Practice using this IELTS letter writing vocabulary on past exam questions and it will soon become familiar.

Also, study the lessons on How To Write Informal Letters and How To Write Formal Letters for more help on how to use the language.

Additionally, there are sample letters in the lessons on the 7 different types of letter. You’ll find these lessons in the menu below.


Want to watch and listen to this lesson on IELTS letter writing vocabulary?

Click on this video.


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IELTS General Writing Task 1 – All Lessons

IELTS General Writing –  A summary of the test including important facts, test format & assessment.

Letter Format – The format, the 7 topics, letter structure, formal & informal, assessment & marking criteria, sample questions. Essential information you need to know.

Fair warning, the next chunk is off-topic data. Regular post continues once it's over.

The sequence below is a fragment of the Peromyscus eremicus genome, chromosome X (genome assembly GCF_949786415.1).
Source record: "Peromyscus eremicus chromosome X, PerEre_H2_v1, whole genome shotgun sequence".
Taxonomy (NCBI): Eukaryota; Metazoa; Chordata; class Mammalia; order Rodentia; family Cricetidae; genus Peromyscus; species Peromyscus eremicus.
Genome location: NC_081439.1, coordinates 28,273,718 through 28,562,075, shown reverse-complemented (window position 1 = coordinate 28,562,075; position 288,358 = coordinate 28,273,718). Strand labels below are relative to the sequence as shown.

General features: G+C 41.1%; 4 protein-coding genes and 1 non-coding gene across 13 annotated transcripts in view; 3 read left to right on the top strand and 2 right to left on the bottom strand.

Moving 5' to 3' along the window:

Letter Writing Tips – Learn top tips on how to meet the assessment and marking criteria and achieve a high score.

Letter Writing Structure – Find out how to use this easy to learn letter structure to write a high-scoring letter. Includes a model answer.

How To Plan a Letter – Learn a simple 5 step process & 6 part letter structure. Also, help to understand the question & generate ideas.

Formal or Informal – How to decide what type of letter to write. Sample questions & 2 model letters.

Letter Writing Vocabulary – Learn useful phrases to help you achieve a high score. Also, know how to start & end your letter.

How To Write an Informal Letter – Step-by-step instructions, simple 4 step plan & 6 part letter structure, model letter.

How To Write a Formal Letter – Step-by-step instructions, simple 4 step plan & 6 part letter structure, model letter.

Letter Topics – Learn the 7 most common letter topics & other popular subjects. Includes 20 sample questions.


Common Letter Topics